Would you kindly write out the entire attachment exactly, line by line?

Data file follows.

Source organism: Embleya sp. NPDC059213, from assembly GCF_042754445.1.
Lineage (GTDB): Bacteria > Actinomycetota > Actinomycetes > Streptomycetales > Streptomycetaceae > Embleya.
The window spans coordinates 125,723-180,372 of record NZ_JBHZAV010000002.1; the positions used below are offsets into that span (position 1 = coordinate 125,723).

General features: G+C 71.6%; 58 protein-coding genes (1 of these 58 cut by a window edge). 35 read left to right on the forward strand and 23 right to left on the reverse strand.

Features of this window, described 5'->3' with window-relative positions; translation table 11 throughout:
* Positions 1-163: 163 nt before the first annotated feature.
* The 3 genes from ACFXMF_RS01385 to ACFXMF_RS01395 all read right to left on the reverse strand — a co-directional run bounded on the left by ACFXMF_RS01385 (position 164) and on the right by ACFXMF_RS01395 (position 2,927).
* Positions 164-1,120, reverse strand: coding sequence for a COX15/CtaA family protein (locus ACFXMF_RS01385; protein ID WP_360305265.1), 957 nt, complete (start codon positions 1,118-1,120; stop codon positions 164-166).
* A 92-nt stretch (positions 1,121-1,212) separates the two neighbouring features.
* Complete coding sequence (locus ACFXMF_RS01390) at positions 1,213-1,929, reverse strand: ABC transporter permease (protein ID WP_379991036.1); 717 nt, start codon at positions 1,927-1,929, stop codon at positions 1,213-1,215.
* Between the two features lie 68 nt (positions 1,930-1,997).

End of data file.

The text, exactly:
Source organism: Embleya sp. NPDC059213, from assembly GCF_042754445.1.
Lineage (GTDB): Bacteria > Actinomycetota > Actinomycetes > Streptomycetales > Streptomycetaceae > Embleya.
The window spans coordinates 125,723-180,372 of record NZ_JBHZAV010000002.1; the positions used below are offsets into that span (position 1 = coordinate 125,723).

General features: G+C 71.6%; 58 protein-coding genes (1 of these 58 cut by a window edge). 35 read left to right on the forward strand and 23 right to left on the reverse strand.

Features of this window, described 5'->3' with window-relative positions; translation table 11 throughout:
* Positions 1-163: 163 nt before the first annotated feature.
* The 3 genes from ACFXMF_RS01385 to ACFXMF_RS01395 all read right to left on the reverse strand — a co-directional run bounded on the left by ACFXMF_RS01385 (position 164) and on the right by ACFXMF_RS01395 (position 2,927).
* Positions 164-1,120, reverse strand: coding sequence for a COX15/CtaA family protein (locus ACFXMF_RS01385; protein ID WP_360305265.1), 957 nt, complete (start codon positions 1,118-1,120; stop codon positions 164-166).
* A 92-nt stretch (positions 1,121-1,212) separates the two neighbouring features.
* Complete coding sequence (locus ACFXMF_RS01390) at positions 1,213-1,929, reverse strand: ABC transporter permease (protein ID WP_379991036.1); 717 nt, start codon at positions 1,927-1,929, stop codon at positions 1,213-1,215.
* Between the two features lie 68 nt (positions 1,930-1,997).